Behaviour Change

PROPAGANDA FOR CHANGE is a project created by the students of Behaviour Change (ps359) and Professor Thomas Hills @thomhills at the Psychology Department of the University of Warwick. This work was supported by funding from Warwick's Institute for Advanced Teaching and Learning.

Thursday, January 22, 2015

'Go Compare, Go Compare'

'Go Compare, Go Compare'   

The most complained about TV advert in 2013 – Go Compare - depicts the somewhat irritating, portly opera singer belting out the most played jingle used in TV and radio last year. The price comparison website's tenor Gio Compario implores the public repeatedly to "Go Compare, Go Compare" insurance online with his annoying, yet memorable, catchphrase.

   The repetition technique increases the credibility and acceptance of message. In this case, repetition of the company name reinforces and emphases Go Compare. Subsequently, increasing the likelihood people will use it as their future insurance provider. This can be explained via the mere exposure paradigm (Zajonc, 1968). Exposure to the stimulus, in this case ‘Go Compare’ enhances the individual’s attitude towards it.

  Cacippo & Petty (1989) provide supporting evidence that message repetition can enhance persuasion. 102 undergraduates were asked to assess the sound quality of an audiotape, stating all finalists had to pass an exam in their main region of study in order to graduate. The message was either repeated once or three times. Then researchers told the participants, how they rated the quality of the audiotape may effect the committee recommendation to institute exams at their university. Participant completed 9-point scales ranging from favorable to unfavorable regarding the sound quality, how much effort they used thinking about the message and how personally important they felt a recommendation could be.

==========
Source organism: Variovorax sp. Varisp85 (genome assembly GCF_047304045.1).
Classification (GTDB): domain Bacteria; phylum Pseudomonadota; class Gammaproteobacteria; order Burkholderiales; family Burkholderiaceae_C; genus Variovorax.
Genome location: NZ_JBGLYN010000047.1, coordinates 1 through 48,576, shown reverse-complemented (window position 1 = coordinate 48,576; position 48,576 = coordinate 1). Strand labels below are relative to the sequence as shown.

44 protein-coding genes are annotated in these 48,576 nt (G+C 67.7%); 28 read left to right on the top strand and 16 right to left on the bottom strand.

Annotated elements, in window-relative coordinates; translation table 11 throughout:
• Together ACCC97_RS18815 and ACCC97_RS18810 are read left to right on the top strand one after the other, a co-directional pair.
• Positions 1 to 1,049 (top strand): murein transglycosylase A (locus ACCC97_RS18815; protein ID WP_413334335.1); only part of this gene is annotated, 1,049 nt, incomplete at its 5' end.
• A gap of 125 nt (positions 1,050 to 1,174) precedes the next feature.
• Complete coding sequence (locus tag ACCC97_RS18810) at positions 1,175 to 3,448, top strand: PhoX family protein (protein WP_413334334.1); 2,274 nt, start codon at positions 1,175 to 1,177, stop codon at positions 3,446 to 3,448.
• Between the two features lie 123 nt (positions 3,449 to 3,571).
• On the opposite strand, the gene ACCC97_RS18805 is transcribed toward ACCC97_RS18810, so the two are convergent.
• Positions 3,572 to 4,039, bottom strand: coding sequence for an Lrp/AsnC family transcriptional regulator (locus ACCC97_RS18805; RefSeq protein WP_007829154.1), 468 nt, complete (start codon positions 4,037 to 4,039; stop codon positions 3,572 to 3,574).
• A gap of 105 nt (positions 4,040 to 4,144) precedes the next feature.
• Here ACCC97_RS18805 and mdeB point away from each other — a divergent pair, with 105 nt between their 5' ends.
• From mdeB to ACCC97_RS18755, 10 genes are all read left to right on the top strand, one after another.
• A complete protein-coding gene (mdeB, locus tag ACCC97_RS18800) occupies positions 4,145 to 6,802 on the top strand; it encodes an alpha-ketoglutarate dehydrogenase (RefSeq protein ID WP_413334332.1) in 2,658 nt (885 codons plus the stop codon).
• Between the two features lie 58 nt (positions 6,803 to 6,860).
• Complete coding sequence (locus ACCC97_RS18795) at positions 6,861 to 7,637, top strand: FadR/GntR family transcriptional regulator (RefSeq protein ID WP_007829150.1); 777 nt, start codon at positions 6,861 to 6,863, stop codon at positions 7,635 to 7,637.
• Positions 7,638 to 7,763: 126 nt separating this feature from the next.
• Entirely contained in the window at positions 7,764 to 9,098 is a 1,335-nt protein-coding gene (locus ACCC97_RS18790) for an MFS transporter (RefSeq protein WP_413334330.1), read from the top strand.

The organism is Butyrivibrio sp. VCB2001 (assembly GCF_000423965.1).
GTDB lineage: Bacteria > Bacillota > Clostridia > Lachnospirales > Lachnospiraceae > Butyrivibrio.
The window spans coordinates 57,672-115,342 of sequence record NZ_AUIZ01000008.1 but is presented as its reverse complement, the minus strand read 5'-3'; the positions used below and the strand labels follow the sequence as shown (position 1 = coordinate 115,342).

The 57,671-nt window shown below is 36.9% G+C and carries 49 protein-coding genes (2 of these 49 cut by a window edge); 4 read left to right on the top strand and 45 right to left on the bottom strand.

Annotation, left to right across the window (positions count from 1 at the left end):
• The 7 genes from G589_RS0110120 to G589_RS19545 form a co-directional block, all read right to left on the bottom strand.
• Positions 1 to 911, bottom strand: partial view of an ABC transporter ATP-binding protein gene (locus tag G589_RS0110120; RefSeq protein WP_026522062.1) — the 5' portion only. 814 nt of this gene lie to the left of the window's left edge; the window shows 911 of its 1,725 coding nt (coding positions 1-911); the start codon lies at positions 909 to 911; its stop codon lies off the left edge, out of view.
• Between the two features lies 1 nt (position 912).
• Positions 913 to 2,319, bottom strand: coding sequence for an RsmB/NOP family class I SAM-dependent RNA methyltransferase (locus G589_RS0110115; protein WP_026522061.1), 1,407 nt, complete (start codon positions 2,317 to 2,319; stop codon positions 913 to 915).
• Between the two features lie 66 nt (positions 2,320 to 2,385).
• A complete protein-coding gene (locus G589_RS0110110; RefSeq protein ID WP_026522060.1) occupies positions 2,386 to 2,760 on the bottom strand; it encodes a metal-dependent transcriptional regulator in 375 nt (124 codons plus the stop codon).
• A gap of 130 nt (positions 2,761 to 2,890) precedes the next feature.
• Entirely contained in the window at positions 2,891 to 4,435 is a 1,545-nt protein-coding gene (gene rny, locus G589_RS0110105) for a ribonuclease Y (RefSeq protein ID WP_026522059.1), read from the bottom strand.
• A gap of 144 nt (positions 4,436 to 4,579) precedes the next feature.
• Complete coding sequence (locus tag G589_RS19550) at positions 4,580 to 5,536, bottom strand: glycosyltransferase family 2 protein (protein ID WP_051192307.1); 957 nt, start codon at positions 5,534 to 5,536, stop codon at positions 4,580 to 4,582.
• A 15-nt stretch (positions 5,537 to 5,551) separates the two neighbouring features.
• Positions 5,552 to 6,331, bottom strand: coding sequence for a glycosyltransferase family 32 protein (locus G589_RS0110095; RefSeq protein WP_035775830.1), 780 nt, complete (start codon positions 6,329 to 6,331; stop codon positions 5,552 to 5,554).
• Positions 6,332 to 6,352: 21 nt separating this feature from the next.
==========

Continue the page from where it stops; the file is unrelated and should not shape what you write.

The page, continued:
As shown above, graph1 demonstrates how agreement elevates when the message was repeated 3 times instead of just once. Arguments repeated 3 times produced significantly better recall (mean = 5.29) than arguments presented once (mean = 3.91). Increased recall led to increased agreement but only for strong arguments, if the argument was weak, repetition did not influence agreement. Therefore results depict, more positive attitudes towards repeated exposure to stimuli. This can explain why ‘Go Compare’ is a successful advert because it repeats their strongest message - their company name. This supporting literature accentuates how repeating strong messages can influence and persuade.

Cacioppo, J. T. & Petty, R. E. (1989). Effects of Message Repetiton on Argument Processing, Recall and Persuasion. Basic and Applied Social Psychology, 10, 3-12.

Zajonc, R. B. (1968). The attitudinal effects of mere exposure. Journal of Personality and Social Psychology, 9(2, Pt. 2).

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